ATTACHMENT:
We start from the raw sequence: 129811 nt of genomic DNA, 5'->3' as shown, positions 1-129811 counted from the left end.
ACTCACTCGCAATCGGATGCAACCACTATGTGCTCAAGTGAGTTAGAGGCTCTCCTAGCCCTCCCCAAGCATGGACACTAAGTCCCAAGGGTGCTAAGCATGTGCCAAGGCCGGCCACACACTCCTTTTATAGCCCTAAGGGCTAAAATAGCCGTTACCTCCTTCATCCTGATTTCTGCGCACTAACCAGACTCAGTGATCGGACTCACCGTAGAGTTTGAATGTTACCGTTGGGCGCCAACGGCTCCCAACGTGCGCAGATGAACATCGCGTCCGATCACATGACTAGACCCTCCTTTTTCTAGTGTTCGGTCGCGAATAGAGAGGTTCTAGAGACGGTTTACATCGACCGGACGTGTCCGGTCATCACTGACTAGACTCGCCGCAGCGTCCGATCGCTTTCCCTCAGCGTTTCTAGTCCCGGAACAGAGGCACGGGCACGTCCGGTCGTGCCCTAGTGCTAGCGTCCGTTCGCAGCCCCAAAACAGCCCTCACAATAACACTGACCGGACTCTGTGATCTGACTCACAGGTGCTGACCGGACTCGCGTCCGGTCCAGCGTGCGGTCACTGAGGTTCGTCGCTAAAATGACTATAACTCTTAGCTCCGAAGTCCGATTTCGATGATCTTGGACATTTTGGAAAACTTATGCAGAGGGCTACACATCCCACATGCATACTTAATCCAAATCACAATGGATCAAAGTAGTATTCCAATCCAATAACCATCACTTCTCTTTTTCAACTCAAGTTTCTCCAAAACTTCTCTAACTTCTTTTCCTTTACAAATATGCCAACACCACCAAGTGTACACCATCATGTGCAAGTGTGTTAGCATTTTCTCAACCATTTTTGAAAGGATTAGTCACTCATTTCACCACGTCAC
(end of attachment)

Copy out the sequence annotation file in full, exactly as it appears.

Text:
We start from the raw sequence: 129811 nt of genomic DNA, 5'->3' as shown, positions 1-129811 counted from the left end.
ACTCACTCGCAATCGGATGCAACCACTATGTGCTCAAGTGAGTTAGAGGCTCTCCTAGCCCTCCCCAAGCATGGACACTAAGTCCCAAGGGTGCTAAGCATGTGCCAAGGCCGGCCACACACTCCTTTTATAGCCCTAAGGGCTAAAATAGCCGTTACCTCCTTCATCCTGATTTCTGCGCACTAACCAGACTCAGTGATCGGACTCACCGTAGAGTTTGAATGTTACCGTTGGGCGCCAACGGCTCCCAACGTGCGCAGATGAACATCGCGTCCGATCACATGACTAGACCCTCCTTTTTCTAGTGTTCGGTCGCGAATAGAGAGGTTCTAGAGACGGTTTACATCGACCGGACGTGTCCGGTCATCACTGACTAGACTCGCCGCAGCGTCCGATCGCTTTCCCTCAGCGTTTCTAGTCCCGGAACAGAGGCACGGGCACGTCCGGTCGTGCCCTAGTGCTAGCGTCCGTTCGCAGCCCCAAAACAGCCCTCACAATAACACTGACCGGACTCTGTGATCTGACTCACAGGTGCTGACCGGACTCGCGTCCGGTCCAGCGTGCGGTCACTGAGGTTCGTCGCTAAAATGACTATAACTCTTAGCTCCGAAGTCCGATTTCGATGATCTTGGACATTTTGGAAAACTTATGCAGAGGGCTACACATCCCACATGCATACTTAATCCAAATCACAATGGATCAAAGTAGTATTCCAATCCAATAACCATCACTTCTCTTTTTCAACTCAAGTTTCTCCAAAACTTCTCTAACTTCTTTTCCTTTACAAATATGCCAACACCACCAAGTGTACACCATCATGTGCAAGTGTGTTAGCATTTTCTCAACCATTTTTGAAAGGATTAGTCACTCATTTCACCACGTCAC